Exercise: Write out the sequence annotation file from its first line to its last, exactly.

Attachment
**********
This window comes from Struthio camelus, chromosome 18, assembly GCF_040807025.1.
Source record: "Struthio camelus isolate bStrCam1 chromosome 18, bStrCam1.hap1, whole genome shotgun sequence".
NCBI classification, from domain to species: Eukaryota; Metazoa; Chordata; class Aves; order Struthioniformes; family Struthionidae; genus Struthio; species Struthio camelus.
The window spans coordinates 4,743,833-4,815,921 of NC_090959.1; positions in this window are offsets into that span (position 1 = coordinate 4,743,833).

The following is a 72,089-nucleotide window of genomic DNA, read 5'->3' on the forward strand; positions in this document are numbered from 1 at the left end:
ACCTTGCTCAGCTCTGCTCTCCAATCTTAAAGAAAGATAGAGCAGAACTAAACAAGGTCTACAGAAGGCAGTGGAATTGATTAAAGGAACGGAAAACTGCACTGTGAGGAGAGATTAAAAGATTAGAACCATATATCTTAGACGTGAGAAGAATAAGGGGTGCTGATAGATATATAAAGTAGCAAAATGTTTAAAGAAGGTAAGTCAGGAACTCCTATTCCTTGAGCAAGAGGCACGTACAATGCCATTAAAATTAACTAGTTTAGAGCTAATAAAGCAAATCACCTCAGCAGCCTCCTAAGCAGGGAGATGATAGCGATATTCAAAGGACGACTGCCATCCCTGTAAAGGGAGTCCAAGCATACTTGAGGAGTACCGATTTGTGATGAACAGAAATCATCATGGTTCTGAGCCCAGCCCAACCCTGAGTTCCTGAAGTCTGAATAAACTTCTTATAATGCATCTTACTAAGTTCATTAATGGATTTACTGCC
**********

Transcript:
This window comes from Struthio camelus, chromosome 18, assembly GCF_040807025.1.
Source record: "Struthio camelus isolate bStrCam1 chromosome 18, bStrCam1.hap1, whole genome shotgun sequence".
NCBI classification, from domain to species: Eukaryota; Metazoa; Chordata; class Aves; order Struthioniformes; family Struthionidae; genus Struthio; species Struthio camelus.
The window spans coordinates 4,743,833-4,815,921 of NC_090959.1; positions in this window are offsets into that span (position 1 = coordinate 4,743,833).

The following is a 72,089-nucleotide window of genomic DNA, read 5'->3' on the forward strand; positions in this document are numbered from 1 at the left end:
ACCTTGCTCAGCTCTGCTCTCCAATCTTAAAGAAAGATAGAGCAGAACTAAACAAGGTCTACAGAAGGCAGTGGAATTGATTAAAGGAACGGAAAACTGCACTGTGAGGAGAGATTAAAAGATTAGAACCATATATCTTAGACGTGAGAAGAATAAGGGGTGCTGATAGATATATAAAGTAGCAAAATGTTTAAAGAAGGTAAGTCAGGAACTCCTATTCCTTGAGCAAGAGGCACGTACAATGCCATTAAAATTAACTAGTTTAGAGCTAATAAAGCAAATCACCTCAGCAGCCTCCTAAGCAGGGAGATGATAGCGATATTCAAAGGACGACTGCCATCCCTGTAAAGGGAGTCCAAGCATACTTGAGGAGTACCGATTTGTGATGAACAGAAATCATCATGGTTCTGAGCCCAGCCCAACCCTGAGTTCCTGAAGTCTGAATAAACTTCTTATAATGCATCTTACTAAGTTCATTAATGGATTTACTGCC